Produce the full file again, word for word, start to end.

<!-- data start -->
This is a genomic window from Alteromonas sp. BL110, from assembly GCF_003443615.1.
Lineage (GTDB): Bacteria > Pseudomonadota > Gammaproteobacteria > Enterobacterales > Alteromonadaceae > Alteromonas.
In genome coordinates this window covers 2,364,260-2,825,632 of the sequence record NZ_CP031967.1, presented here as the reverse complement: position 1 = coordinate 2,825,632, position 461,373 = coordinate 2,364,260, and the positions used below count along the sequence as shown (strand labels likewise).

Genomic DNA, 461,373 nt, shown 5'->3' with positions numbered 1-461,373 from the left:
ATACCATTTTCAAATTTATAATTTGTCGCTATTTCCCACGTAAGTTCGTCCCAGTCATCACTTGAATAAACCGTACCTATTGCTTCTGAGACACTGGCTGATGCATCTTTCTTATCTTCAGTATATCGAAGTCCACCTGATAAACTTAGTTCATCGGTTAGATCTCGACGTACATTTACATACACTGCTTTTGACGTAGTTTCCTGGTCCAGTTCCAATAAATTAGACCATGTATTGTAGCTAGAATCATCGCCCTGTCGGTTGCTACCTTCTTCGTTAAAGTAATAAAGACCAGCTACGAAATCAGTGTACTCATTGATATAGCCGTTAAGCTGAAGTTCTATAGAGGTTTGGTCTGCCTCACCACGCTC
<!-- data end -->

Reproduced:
This is a genomic window from Alteromonas sp. BL110, from assembly GCF_003443615.1.
Lineage (GTDB): Bacteria > Pseudomonadota > Gammaproteobacteria > Enterobacterales > Alteromonadaceae > Alteromonas.
In genome coordinates this window covers 2,364,260-2,825,632 of the sequence record NZ_CP031967.1, presented here as the reverse complement: position 1 = coordinate 2,825,632, position 461,373 = coordinate 2,364,260, and the positions used below count along the sequence as shown (strand labels likewise).

Genomic DNA, 461,373 nt, shown 5'->3' with positions numbered 1-461,373 from the left:
ATACCATTTTCAAATTTATAATTTGTCGCTATTTCCCACGTAAGTTCGTCCCAGTCATCACTTGAATAAACCGTACCTATTGCTTCTGAGACACTGGCTGATGCATCTTTCTTATCTTCAGTATATCGAAGTCCACCTGATAAACTTAGTTCATCGGTTAGATCTCGACGTACATTTACATACACTGCTTTTGACGTAGTTTCCTGGTCCAGTTCCAATAAATTAGACCATGTATTGTAGCTAGAATCATCGCCCTGTCGGTTGCTACCTTCTTCGTTAAAGTAATAAAGACCAGCTACGAAATCAGTGTACTCATTGATATAGCCGTTAAGCTGAAGTTCTATAGAGGTTTGGTCTGCCTCACCACGCTC